Aside from the fact that there is half of a rocket’s nose cone stuck to the façade of an aerospace engineering company in Oerlikon, Switzerland never struck me as particularly space-focused. It produces – or has in the past produced – arms, planes, boats and trains, yes – but space ships?
The lecture’s introduction by Martina Hirayama, Head of the State Secretariat for Education, Research and Innovation (SERI) at Federal Department of Economic Affairs, Education and Research, laid out Switzerland’s three goals: to bolster international cooperation; to support ESA in its aims of targeting astronomical space flight and securing Europe’s independent access to space; and to promote and recruit STEM (science, technology, engineering and mathematics) students at Swiss universities in an effort to secure Europe’s place in the space race. The importance of this last point was underlined by the attendance at the lecture of dignitaries such as Thomas Zurbuchen, the former Associate Administrator for the Science Mission Directorate at NASA, Daniel Neuenschwander, ESA’s Director of Space Transportation, Carole Mundell, ESA’s Director of Science, the German astronaut Matthias Maurer, and Renato Krpoun, Switzerland’s delegate to the ESA council.
Hirayama also reported that in February 2022, the Federal Council announced it will update Switzerland’s space policy in the form of a future Swiss Federal Space Act, which, its webpage states, “will serve as a compass for Switzerland’s future actions in this sector.” In basic terms, the act recognises that space is becoming increasingly commercialised, and the Federal Council wants to make sure the country has a voice in shaping how this will happen.
This is not to say that plans for the cosmos are all about rocket tourism, real estate and the production of pharmaceuticals in the ISS – although that last item is in fact part of a project aimed at supplying future medical spacecraft and stations.
As laid out by ESA Director General Josef Aschbacher in his presentation, Switzerland has already been doing its part in collaborative space exploration. It is responsible for 3.8% of ESA’s funding, and just two of the many current projects it contributes to include CHEOPS (CHaracterising ExOPlanet Satellite), a small, low-Earth orbit observatory that studies nearby exoplanets, and the Comet Interceptor, which is less Hollywood and more real science-based as it collects data on comets still active in space, as opposed to those that have crashed on Earth. Switzerland is also collaborating with ESA on Juice, the ongoing 25-year mission to explore three of Jupiter’s moons, as well as on the establishment of the European Space Deep-Tech Innovation Centre (ESDI) in Villigen AG, whose purpose is to close “the gap between academic research and economic developments in space”.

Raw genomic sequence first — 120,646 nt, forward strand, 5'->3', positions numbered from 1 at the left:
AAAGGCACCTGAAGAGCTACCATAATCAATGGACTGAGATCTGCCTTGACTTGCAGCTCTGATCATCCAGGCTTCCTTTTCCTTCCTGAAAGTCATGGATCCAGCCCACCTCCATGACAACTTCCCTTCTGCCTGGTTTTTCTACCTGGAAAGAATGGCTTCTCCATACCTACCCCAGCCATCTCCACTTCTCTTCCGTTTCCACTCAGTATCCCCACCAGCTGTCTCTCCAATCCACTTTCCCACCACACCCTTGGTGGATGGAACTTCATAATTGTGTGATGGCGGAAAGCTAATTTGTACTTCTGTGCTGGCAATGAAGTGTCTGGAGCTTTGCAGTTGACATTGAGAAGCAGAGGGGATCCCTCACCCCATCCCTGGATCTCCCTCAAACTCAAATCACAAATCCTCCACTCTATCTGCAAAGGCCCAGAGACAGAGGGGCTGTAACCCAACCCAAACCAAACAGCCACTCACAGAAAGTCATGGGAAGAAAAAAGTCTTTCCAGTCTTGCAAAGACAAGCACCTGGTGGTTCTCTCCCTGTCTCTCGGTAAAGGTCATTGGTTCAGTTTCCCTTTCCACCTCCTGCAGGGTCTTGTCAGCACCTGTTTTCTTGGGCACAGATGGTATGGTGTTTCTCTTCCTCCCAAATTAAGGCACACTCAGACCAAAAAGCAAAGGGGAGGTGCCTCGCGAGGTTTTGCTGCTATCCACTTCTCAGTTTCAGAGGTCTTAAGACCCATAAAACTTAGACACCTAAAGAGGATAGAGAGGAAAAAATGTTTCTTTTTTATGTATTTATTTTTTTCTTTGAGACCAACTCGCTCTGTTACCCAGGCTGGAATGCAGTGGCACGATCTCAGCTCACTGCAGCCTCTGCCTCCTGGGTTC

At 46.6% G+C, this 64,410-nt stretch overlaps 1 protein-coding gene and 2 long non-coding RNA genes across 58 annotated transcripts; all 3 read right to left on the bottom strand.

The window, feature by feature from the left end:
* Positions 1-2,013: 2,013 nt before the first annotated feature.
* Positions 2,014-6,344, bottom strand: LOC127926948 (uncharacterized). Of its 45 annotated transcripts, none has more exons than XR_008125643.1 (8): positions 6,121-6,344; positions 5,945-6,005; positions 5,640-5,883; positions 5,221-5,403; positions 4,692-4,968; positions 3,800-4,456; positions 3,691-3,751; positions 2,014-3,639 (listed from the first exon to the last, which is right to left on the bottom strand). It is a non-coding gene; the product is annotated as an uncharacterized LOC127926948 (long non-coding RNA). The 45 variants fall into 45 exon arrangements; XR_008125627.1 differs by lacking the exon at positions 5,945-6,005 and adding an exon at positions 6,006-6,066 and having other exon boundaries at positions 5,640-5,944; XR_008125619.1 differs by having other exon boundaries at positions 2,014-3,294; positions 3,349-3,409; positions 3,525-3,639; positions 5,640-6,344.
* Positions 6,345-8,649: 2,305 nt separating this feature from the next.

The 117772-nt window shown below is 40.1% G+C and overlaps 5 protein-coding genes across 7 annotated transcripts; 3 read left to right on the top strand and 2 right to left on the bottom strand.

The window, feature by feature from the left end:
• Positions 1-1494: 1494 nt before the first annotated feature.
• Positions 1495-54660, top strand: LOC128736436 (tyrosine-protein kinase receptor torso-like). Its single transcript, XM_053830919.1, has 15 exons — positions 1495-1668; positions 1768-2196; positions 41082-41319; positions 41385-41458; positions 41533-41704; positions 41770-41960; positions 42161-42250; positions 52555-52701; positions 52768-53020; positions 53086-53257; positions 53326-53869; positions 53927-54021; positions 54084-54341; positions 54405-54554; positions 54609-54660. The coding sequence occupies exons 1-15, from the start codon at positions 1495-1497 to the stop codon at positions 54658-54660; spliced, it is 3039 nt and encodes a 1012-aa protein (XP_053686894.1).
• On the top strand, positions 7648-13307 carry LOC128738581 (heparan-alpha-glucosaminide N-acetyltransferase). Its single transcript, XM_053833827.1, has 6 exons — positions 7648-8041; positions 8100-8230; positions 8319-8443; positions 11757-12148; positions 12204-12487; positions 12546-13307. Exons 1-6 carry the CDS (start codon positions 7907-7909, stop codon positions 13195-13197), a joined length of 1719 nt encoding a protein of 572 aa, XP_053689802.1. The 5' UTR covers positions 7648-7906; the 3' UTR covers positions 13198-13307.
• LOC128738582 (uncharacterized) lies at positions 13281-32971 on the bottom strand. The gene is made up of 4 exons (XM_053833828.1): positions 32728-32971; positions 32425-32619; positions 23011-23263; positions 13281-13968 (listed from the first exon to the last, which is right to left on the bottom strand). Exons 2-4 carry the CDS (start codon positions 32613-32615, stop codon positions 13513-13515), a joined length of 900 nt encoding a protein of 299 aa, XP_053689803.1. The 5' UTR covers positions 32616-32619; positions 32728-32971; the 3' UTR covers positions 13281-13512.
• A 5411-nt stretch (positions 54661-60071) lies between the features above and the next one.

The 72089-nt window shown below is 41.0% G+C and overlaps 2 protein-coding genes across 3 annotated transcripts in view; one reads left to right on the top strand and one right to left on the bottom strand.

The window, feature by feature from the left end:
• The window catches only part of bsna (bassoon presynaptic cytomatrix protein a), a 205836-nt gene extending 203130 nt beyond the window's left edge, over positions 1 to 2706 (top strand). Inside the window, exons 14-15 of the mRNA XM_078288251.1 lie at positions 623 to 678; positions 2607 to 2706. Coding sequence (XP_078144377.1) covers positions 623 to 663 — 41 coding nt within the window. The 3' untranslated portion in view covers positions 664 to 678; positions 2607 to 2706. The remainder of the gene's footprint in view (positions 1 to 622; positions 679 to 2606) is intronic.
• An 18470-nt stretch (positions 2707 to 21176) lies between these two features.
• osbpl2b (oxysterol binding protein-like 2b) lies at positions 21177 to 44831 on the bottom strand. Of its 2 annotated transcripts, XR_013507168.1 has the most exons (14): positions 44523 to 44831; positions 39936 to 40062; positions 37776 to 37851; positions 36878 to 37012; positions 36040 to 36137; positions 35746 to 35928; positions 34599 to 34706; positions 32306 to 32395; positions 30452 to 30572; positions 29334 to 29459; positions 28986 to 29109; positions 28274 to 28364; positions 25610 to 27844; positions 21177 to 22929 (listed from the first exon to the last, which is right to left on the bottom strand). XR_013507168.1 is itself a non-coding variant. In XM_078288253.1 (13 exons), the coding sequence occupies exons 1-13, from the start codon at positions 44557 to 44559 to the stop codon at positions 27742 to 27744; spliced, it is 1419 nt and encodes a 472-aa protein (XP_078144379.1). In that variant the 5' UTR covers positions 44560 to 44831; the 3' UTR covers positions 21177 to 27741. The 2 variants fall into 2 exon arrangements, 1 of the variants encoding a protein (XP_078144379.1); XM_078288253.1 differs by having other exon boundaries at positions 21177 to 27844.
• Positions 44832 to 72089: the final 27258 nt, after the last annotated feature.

As of the end of June 2023, over 8000 objects were orbiting the Earth. So I was pleased to hear Aschbacher’s update on the Swiss Clearspace project, which plans to remove as much of the debris cluttering up Earth’s orbit as possible. In collaboration with ESA’s Clean Space initiative, the project’s initial mission will launch in 2025 to collect an inactive ESA object from low-Earth orbit. With this first step, ESA member states have shown their strong support for cleaning up space junk, in addition to motivating other nations and commercial enterprises to join them in developing technologies that will avoid the creation of new debris in the first place.
Switzerland is definitely in the space race. It is part of many projects in the classic areas of space exploration and study, as well as in the more recent clean-up sector – a direct result of satellites becoming an essential part of our everyday lives. Aerospace projects with Swiss contributions are also attempting to reverse global heating while promoting sustainability and stimulating development, even as they inspire people on our planet to look toward the future. As a member state of ESA, Switzerland is there.
One additional fact that Josef Aschbacher casually threw away during this very engaging lecture will not be news to scientists or amateur physicists, but it sent me scurrying off to do some basic research: Only 5% of matter can actually be observed, while the other 95% is either dark matter or dark energy. So what we can actually see is just a small bit of the universe. Of the rest, the part that is dark energy is there, but we don’t know what it is. The other part, dark matter, is not a lot of things – neither antimatter, black holes nor baryonic clouds – but it may possibly be made up of wimps (weakly interacting massive particles). This is the kind of information I find fascinating, even as it confuses my poor little artsy brain.
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